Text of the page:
Nimbus creates value with close client relationships and culturally significant work
Nimbus, a Black-owned agency in Louisville, Kentucky, was deeply affected by Breonna Taylor’s death at the hands of local police last year. Aside from the personal hurt, the agency’s office was vandalized during protests—an event it viewed as part of the necessary outpouring of grief to bring awareness to the situation.
“We took it as a time to not only educate and inform ourselves and our team members, but to also educate our clients about why the work that we do is so important,” says Chief Strategy Officer and Managing Partner Dawn Wade. “It’s not just about putting people of color in campaigns—it’s that representation matters.”
When the news broke that a grand jury had declined to charge the officers who shot and killed Taylor, Wade was on a call with the agency’s biggest client, Papa John’s. She burst into tears in frustration. “I said to them, ‘In this moment, I feel like my life is not as important as yours.’”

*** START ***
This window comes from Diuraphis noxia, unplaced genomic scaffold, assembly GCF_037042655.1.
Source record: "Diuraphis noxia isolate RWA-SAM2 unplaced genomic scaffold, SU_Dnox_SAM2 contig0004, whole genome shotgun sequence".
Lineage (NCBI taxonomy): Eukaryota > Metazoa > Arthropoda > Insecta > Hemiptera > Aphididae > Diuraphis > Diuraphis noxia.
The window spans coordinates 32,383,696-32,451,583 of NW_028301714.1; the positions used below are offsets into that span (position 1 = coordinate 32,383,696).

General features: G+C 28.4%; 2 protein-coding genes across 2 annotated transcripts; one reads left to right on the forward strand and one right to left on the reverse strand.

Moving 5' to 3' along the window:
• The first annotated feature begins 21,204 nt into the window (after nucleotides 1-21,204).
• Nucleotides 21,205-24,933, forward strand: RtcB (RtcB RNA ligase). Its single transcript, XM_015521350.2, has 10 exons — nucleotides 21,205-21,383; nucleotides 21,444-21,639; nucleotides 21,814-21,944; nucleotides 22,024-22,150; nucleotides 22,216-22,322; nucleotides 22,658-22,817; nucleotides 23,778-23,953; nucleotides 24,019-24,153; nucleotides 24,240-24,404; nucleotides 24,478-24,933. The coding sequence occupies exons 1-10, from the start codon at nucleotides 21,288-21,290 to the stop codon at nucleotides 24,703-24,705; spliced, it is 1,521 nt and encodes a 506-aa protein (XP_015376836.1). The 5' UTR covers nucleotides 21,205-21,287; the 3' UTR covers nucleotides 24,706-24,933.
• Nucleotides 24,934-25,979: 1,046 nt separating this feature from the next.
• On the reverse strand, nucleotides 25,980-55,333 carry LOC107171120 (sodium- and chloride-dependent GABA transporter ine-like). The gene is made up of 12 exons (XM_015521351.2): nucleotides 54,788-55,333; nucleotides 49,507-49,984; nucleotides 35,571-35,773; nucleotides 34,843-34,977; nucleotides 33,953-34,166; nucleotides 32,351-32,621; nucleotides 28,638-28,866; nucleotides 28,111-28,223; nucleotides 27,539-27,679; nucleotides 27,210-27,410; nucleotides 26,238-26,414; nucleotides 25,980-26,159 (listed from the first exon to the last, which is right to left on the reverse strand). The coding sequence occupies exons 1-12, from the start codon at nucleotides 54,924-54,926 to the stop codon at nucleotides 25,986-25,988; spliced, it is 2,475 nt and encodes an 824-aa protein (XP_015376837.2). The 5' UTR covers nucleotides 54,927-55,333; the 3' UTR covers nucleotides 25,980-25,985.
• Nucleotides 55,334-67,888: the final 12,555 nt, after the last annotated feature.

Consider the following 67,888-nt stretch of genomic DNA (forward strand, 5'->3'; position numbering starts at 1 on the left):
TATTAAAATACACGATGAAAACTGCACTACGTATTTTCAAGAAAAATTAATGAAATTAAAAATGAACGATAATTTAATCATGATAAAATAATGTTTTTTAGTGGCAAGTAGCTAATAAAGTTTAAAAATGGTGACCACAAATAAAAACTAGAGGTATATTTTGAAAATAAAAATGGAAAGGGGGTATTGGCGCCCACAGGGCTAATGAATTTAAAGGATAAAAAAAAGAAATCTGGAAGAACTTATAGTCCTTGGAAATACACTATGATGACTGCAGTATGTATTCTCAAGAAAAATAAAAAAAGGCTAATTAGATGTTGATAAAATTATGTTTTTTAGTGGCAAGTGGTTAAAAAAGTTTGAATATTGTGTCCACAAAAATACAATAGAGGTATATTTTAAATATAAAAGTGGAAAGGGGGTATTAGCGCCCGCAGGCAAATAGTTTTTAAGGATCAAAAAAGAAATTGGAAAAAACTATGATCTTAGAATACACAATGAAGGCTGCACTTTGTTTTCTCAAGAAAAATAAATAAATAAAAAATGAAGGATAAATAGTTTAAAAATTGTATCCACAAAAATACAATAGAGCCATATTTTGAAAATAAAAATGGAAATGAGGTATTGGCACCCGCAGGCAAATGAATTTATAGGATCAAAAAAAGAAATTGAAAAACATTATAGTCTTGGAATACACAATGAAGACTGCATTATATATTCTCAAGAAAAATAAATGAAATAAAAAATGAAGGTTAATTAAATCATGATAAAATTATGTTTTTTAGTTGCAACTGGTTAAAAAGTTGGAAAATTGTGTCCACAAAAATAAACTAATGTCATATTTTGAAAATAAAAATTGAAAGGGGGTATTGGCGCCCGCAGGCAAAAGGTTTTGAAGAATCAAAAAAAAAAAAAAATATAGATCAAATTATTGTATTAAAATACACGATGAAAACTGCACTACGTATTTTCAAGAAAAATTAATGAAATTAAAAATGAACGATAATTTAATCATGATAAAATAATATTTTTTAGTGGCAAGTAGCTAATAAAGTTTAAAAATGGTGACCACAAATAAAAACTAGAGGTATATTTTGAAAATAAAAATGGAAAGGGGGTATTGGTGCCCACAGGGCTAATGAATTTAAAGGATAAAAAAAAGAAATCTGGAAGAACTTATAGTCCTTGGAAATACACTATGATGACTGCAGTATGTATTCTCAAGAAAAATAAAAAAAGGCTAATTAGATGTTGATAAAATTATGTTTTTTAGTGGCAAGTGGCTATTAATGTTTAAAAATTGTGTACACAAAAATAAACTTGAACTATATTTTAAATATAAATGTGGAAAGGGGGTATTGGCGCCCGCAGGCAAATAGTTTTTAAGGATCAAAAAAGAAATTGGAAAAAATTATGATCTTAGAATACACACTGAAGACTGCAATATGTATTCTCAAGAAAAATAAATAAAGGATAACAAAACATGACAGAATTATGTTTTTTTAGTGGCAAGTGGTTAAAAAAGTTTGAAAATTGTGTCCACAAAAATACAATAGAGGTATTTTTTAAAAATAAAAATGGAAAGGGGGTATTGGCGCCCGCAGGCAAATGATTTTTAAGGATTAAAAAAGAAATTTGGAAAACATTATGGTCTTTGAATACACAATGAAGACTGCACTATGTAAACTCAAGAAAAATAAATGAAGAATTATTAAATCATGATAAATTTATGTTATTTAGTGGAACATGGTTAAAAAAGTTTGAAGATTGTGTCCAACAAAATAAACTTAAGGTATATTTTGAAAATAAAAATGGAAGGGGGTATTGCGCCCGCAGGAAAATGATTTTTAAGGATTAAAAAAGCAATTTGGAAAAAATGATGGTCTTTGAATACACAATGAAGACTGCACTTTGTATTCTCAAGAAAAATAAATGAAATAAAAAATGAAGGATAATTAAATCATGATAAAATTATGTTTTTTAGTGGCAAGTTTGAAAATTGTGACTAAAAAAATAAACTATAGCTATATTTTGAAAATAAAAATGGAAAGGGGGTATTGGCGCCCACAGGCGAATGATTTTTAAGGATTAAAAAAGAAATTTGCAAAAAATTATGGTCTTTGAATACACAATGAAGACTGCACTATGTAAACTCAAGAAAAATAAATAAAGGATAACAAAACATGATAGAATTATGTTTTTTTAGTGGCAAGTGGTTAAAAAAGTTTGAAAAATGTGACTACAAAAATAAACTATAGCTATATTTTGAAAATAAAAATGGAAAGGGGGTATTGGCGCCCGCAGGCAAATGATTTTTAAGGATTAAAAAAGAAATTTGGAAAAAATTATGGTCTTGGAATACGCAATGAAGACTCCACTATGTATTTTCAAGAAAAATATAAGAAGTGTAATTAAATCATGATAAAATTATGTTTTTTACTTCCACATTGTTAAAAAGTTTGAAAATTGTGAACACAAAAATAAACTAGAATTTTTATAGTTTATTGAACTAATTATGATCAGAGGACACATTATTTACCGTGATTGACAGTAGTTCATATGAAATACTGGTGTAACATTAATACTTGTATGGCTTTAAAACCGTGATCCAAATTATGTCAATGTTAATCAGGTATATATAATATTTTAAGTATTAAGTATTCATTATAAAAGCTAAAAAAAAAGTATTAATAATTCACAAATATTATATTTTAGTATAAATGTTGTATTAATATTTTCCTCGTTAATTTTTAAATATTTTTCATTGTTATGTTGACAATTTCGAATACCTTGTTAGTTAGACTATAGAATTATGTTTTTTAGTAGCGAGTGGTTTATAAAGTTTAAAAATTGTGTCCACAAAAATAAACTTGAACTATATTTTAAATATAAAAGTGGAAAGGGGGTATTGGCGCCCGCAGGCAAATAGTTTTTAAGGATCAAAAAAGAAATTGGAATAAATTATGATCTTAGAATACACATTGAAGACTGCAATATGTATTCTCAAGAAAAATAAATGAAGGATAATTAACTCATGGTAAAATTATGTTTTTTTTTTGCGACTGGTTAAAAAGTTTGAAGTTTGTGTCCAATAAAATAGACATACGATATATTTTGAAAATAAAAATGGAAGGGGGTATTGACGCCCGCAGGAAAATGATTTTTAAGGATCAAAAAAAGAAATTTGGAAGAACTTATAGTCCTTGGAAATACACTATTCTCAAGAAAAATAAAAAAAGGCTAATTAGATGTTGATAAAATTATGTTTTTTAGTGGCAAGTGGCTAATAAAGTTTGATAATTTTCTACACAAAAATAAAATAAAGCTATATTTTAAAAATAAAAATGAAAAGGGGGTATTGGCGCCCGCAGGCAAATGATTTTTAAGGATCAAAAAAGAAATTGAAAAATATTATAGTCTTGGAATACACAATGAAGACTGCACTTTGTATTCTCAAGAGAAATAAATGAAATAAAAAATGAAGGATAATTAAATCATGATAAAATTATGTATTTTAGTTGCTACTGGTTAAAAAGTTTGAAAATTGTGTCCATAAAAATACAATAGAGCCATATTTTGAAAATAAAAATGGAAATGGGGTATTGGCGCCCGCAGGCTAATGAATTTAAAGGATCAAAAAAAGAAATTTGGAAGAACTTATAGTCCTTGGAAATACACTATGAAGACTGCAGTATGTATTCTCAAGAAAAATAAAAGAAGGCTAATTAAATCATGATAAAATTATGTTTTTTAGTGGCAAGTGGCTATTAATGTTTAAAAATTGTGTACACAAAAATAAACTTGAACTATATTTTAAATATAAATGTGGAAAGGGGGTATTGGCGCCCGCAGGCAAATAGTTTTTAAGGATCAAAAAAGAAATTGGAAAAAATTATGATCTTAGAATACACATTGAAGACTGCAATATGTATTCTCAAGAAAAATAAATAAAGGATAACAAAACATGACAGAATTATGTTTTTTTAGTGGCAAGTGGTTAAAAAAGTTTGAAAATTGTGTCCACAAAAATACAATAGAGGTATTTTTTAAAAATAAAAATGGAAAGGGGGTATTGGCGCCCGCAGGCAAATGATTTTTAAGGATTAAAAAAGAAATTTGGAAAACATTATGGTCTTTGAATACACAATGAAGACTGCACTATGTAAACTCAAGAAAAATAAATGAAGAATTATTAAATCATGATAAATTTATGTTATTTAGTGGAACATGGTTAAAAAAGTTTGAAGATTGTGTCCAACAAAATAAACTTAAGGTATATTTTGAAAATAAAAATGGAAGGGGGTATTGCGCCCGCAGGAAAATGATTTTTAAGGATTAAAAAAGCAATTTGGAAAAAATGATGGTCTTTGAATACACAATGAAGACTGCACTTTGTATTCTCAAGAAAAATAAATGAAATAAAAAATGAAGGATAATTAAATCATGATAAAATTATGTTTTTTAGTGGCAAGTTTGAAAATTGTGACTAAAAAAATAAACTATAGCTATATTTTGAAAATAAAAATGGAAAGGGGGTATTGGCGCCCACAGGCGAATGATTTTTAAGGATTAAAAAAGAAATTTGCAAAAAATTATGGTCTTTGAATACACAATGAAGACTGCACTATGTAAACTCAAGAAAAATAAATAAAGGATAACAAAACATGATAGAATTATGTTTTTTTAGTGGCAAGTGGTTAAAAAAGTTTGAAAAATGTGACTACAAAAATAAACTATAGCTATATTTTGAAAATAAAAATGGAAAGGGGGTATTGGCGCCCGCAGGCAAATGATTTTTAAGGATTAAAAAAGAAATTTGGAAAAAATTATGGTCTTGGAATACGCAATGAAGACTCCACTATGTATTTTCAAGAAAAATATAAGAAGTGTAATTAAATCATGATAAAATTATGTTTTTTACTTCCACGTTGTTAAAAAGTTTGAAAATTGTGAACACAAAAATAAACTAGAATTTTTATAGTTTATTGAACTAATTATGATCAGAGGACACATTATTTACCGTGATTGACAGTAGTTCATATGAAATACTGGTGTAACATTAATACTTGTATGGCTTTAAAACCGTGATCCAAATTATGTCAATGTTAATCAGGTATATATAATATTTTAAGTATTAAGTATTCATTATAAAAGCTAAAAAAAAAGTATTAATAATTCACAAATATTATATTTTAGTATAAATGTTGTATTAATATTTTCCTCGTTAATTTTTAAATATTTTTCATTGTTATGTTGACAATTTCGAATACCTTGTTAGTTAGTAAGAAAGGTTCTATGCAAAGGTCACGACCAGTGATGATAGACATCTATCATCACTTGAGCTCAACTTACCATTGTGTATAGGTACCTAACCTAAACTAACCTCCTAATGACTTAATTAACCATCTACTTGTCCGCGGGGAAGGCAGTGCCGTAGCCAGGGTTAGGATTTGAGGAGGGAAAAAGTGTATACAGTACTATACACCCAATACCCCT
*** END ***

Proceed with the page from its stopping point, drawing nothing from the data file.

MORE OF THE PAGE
That level of unreserved honesty is rare in a client relationship, but it’s one of the reasons the pizza chain brought on Nimbus as its multicultural agency of record in the first place. In the wake of Papa John’s founder John Schnatter’s departure after his use of a racial slur, the company began a difficult but crucial transformation, including a Nimbus-facilitated partnership with board member and franchisee Shaquille O’Neal.
In 2020, the agency was tasked with a campaign to hire 20,000 delivery drivers, as well as the re-release of the fan favorite cheeseburger pizza. Nimbus tapped Grammy-nominated rapper and Louisville native Jack Harlow because of his love for the brand, even before he became famous.
But that’s only one significant effort from the shop, which last year grew revenue 44% to $5 million.
During the pandemic, experiential work went from weekly events to nothing overnight. To compensate, the agency created programs such as “Culture Shakers,” a campaign for Jack Daniel's that brought a small cadre of Black and Brown bartenders to the brand’s Tennessee distillery for tastings to inspire new cocktail recipes that tapped into each of their individual and cultural palates. Four videos featuring Afro-Latina singer Amara La Negra ran during Hispanic Heritage Month.
“We should be a part of these conversations because you’re selling to these folks, but we need to do that in an intentional, authentic way and not just do it because we want to create profit. We want to create value in those communities,” Stacey Wade says. “We’re a part of these communities. You’re a part of these communities. These people need to be heard.”